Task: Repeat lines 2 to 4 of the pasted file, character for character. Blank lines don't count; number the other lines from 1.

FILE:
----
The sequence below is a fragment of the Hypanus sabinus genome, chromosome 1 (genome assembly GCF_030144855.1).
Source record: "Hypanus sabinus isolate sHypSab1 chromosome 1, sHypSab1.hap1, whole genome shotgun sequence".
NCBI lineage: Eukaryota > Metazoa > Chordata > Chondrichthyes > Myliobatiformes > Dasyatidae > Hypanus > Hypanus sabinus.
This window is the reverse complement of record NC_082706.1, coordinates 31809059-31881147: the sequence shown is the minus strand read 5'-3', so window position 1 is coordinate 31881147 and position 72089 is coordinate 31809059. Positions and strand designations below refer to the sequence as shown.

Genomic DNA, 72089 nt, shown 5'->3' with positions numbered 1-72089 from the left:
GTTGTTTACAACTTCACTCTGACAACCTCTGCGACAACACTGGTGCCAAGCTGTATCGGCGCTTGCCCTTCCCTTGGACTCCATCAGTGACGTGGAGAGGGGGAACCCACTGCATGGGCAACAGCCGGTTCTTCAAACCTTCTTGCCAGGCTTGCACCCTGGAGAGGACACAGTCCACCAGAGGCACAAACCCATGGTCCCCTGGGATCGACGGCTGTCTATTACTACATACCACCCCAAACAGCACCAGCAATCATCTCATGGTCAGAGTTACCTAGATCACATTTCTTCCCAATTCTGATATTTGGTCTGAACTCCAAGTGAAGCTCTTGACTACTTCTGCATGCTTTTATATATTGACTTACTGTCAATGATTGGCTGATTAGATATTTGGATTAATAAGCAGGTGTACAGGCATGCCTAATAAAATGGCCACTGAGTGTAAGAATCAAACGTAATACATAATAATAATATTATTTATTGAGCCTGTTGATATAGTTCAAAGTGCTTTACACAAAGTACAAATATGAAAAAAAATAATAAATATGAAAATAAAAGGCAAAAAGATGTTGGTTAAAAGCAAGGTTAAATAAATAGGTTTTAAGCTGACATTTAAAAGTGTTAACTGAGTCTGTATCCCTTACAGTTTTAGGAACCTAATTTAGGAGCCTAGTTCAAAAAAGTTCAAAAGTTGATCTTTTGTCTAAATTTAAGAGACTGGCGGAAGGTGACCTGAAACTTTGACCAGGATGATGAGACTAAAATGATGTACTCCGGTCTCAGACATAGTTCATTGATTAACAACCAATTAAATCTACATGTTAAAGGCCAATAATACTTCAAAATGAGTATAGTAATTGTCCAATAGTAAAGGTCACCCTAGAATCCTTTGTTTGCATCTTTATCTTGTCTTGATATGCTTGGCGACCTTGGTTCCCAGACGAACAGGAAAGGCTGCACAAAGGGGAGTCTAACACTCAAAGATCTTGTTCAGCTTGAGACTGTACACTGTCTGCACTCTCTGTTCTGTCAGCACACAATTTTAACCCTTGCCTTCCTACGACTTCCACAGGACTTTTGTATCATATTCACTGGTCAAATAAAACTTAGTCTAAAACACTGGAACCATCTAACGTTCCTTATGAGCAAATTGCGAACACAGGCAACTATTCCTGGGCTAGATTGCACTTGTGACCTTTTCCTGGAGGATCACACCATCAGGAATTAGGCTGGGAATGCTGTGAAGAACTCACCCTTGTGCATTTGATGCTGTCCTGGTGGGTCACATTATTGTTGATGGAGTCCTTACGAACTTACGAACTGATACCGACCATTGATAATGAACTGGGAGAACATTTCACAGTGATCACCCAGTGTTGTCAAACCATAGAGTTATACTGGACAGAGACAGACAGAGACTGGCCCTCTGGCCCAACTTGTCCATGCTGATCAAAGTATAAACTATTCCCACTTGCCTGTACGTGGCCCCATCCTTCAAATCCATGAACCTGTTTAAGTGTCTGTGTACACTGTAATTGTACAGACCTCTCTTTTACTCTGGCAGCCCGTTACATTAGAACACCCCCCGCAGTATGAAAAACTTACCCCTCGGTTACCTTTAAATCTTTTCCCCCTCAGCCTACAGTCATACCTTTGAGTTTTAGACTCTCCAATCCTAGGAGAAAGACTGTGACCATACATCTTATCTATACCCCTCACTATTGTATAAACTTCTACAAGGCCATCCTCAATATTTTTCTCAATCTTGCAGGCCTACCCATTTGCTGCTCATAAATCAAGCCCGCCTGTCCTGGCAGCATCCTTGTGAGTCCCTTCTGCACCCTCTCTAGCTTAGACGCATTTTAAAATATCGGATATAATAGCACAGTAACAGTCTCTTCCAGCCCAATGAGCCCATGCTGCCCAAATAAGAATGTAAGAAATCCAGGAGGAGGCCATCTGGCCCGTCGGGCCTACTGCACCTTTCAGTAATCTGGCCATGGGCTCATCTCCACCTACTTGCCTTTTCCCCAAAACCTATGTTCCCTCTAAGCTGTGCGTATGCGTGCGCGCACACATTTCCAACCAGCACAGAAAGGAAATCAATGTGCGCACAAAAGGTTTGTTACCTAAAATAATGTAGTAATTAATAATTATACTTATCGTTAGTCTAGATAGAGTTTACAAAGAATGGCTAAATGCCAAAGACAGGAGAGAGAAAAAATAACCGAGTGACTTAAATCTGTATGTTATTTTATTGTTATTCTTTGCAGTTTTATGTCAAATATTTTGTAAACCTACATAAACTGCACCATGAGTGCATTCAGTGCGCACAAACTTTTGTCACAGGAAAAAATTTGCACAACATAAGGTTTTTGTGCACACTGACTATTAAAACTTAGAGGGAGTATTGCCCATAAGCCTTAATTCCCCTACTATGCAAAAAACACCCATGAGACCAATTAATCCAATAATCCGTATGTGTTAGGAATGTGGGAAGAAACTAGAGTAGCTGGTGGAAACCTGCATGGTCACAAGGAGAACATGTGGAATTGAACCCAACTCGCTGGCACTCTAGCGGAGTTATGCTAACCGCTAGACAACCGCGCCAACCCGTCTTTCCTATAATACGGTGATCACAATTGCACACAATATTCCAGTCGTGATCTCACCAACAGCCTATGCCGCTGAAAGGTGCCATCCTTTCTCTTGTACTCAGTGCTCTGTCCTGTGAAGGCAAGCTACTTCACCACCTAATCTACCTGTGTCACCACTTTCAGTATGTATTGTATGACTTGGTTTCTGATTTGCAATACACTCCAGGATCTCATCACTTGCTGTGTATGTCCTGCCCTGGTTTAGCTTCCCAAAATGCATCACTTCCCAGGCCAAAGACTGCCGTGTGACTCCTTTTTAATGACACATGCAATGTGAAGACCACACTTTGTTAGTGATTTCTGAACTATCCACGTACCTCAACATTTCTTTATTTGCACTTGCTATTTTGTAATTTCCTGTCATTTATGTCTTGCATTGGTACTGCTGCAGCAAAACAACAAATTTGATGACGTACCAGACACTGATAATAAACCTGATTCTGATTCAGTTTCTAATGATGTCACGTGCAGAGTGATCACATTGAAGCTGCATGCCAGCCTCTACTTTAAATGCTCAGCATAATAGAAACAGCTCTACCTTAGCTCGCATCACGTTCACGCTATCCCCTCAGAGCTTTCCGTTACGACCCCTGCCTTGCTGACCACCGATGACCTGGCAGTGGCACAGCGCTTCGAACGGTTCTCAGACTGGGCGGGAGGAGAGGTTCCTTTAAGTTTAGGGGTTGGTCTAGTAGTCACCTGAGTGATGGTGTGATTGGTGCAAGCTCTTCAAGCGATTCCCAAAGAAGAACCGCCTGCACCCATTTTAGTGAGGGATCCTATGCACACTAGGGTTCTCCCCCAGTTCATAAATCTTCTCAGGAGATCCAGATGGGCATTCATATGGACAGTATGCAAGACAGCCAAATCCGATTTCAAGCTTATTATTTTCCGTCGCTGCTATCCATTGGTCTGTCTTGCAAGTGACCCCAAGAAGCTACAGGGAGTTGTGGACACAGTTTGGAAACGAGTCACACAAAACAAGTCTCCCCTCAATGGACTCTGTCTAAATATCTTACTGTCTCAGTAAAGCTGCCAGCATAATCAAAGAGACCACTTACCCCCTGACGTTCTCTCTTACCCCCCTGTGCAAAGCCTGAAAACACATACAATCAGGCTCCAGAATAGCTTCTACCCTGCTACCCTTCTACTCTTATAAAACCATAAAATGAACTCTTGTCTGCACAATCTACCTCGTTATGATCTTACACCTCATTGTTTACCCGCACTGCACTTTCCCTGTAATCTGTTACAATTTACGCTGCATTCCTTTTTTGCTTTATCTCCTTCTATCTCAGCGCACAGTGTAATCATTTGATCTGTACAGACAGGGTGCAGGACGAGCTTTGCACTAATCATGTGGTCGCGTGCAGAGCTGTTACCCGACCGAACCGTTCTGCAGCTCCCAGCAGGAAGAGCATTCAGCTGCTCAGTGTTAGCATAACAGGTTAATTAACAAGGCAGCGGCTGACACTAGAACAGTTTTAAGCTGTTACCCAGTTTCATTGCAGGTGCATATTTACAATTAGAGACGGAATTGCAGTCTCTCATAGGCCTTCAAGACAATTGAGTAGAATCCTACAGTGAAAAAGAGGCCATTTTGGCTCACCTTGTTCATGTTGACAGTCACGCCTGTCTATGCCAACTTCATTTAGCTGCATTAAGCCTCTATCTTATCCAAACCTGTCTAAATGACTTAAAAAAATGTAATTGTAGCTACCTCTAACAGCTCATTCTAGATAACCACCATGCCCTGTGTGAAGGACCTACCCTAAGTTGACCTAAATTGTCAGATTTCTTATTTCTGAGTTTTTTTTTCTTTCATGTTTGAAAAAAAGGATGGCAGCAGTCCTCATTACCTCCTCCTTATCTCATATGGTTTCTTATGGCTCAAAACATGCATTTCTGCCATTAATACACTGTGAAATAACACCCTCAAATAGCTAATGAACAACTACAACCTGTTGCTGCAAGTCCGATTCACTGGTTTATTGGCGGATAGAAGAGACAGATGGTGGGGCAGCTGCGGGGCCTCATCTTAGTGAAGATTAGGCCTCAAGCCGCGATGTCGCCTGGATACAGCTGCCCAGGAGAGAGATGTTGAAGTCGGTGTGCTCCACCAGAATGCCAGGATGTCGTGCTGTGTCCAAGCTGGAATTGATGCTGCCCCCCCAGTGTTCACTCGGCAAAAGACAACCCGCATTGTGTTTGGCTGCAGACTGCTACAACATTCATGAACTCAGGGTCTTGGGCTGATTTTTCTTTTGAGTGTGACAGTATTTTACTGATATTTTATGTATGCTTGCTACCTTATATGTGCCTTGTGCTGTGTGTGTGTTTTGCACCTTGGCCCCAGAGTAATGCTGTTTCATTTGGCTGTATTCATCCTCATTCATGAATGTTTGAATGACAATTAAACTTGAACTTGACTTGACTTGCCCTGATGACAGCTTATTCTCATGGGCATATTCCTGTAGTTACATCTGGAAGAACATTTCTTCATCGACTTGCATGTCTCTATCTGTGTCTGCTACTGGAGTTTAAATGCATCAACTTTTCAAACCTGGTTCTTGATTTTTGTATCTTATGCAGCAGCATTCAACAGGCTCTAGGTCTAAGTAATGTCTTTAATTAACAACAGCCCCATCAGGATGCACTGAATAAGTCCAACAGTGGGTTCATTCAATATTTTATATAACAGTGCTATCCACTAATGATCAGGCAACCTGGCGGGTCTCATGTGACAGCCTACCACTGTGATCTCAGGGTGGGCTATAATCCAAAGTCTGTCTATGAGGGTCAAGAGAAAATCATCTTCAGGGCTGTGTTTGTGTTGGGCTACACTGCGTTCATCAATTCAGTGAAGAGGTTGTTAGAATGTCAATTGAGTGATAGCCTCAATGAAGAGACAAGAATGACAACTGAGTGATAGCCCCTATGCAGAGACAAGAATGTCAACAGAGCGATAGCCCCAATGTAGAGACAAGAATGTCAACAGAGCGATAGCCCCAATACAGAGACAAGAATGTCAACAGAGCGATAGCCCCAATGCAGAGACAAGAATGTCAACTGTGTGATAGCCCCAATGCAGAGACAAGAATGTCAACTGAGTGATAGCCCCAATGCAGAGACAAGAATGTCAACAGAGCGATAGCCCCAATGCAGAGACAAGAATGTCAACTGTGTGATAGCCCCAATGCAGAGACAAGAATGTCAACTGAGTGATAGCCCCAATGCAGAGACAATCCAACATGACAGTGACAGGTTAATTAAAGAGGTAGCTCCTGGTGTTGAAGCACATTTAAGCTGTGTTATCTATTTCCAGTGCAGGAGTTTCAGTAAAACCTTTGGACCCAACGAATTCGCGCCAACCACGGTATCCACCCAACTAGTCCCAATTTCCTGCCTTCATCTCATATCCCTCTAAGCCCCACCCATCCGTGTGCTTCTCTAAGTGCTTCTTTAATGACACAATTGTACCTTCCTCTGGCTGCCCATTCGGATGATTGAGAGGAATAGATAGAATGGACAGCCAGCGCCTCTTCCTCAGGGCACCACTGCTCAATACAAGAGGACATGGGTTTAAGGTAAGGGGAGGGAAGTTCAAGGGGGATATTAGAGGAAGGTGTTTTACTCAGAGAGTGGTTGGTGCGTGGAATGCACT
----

Source record: "Hypanus sabinus isolate sHypSab1 chromosome 1, sHypSab1.hap1, whole genome shotgun sequence".
NCBI lineage: Eukaryota > Metazoa > Chordata > Chondrichthyes > Myliobatiformes > Dasyatidae > Hypanus > Hypanus sabinus.
This window is the reverse complement of record NC_082706.1, coordinates 31809059-31881147: the sequence shown is the minus strand read 5'-3', so window position 1 is coordinate 31881147 and position 72089 is coordinate 31809059. Positions and strand designations below refer to the sequence as shown.